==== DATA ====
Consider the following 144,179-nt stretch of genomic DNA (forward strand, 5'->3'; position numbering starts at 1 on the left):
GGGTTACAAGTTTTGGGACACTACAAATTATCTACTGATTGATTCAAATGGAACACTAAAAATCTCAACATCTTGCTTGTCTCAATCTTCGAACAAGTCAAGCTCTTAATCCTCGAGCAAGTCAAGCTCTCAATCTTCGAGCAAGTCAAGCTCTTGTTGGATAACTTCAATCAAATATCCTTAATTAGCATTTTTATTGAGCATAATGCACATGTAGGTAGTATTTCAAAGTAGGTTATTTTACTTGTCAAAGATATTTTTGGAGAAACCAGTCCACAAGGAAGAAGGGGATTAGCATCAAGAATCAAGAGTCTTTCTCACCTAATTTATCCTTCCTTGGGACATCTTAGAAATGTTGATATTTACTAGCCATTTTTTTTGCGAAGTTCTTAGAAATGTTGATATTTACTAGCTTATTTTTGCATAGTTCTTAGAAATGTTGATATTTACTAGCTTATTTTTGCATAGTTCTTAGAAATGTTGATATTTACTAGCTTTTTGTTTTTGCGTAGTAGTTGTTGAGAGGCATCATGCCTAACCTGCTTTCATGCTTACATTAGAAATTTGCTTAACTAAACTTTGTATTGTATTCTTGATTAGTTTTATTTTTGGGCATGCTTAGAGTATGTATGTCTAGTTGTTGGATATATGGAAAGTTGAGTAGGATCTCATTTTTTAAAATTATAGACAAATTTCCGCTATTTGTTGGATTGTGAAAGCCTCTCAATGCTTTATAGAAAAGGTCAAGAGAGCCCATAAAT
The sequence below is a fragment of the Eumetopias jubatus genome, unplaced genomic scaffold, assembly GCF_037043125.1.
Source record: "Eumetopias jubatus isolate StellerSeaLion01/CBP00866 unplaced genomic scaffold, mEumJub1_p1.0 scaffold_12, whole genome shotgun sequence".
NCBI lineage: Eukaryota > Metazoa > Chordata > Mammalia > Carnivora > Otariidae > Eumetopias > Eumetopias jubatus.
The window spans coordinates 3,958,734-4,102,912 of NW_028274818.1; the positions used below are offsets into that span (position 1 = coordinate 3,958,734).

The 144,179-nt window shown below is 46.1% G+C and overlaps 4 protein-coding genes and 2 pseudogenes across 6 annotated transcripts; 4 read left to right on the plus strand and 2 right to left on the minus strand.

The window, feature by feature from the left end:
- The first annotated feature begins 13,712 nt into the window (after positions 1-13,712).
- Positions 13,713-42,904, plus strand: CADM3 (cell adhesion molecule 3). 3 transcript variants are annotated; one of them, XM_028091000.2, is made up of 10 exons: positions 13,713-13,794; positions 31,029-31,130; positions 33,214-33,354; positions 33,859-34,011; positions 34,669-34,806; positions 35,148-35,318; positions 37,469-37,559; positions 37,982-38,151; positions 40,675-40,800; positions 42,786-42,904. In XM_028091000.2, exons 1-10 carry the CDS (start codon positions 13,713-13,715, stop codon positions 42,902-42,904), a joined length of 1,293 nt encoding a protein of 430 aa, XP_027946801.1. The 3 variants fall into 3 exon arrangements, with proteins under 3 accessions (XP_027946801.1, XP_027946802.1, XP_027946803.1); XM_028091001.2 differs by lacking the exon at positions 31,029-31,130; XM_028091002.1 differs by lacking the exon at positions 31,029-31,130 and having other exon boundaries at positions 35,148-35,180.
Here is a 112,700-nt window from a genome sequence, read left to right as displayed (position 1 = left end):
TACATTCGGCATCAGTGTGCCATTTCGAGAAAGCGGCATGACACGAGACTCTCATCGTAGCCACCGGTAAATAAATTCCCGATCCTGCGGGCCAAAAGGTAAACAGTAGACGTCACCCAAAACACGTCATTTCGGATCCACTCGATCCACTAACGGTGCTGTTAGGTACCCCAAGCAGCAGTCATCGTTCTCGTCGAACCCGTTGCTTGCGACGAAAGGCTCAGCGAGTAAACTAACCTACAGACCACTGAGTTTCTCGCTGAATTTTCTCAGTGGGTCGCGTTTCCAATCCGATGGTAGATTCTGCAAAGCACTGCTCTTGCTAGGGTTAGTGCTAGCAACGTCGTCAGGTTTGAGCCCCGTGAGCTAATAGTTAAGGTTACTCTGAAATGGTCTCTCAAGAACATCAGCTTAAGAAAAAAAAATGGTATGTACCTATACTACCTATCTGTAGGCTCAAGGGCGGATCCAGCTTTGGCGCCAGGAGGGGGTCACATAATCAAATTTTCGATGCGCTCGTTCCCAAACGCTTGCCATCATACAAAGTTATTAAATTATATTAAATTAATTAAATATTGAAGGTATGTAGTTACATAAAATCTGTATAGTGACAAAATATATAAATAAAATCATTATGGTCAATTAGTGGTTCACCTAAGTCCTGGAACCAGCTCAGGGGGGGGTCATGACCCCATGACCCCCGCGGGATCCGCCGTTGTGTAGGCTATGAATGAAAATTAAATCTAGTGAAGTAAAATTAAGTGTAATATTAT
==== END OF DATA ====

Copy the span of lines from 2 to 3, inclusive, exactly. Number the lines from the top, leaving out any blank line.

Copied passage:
GGGTTACAAGTTTTGGGACACTACAAATTATCTACTGATTGATTCAAATGGAACACTAAAAATCTCAACATCTTGCTTGTCTCAATCTTCGAACAAGTCAAGCTCTTAATCCTCGAGCAAGTCAAGCTCTCAATCTTCGAGCAAGTCAAGCTCTTGTTGGATAACTTCAATCAAATATCCTTAATTAGCATTTTTATTGAGCATAATGCACATGTAGGTAGTATTTCAAAGTAGGTTATTTTACTTGTCAAAGATATTTTTGGAGAAACCAGTCCACAAGGAAGAAGGGGATTAGCATCAAGAATCAAGAGTCTTTCTCACCTAATTTATCCTTCCTTGGGACATCTTAGAAATGTTGATATTTACTAGCCATTTTTTTTGCGAAGTTCTTAGAAATGTTGATATTTACTAGCTTATTTTTGCATAGTTCTTAGAAATGTTGATATTTACTAGCTTATTTTTGCATAGTTCTTAGAAATGTTGATATTTACTAGCTTTTTGTTTTTGCGTAGTAGTTGTTGAGAGGCATCATGCCTAACCTGCTTTCATGCTTACATTAGAAATTTGCTTAACTAAACTTTGTATTGTATTCTTGATTAGTTTTATTTTTGGGCATGCTTAGAGTATGTATGTCTAGTTGTTGGATATATGGAAAGTTGAGTAGGATCTCATTTTTTAAAATTATAGACAAATTTCCGCTATTTGTTGGATTGTGAAAGCCTCTCAATGCTTTATAGAAAAGGTCAAGAGAGCCCATAAAT
The sequence below is a fragment of the Eumetopias jubatus genome, unplaced genomic scaffold, assembly GCF_037043125.1.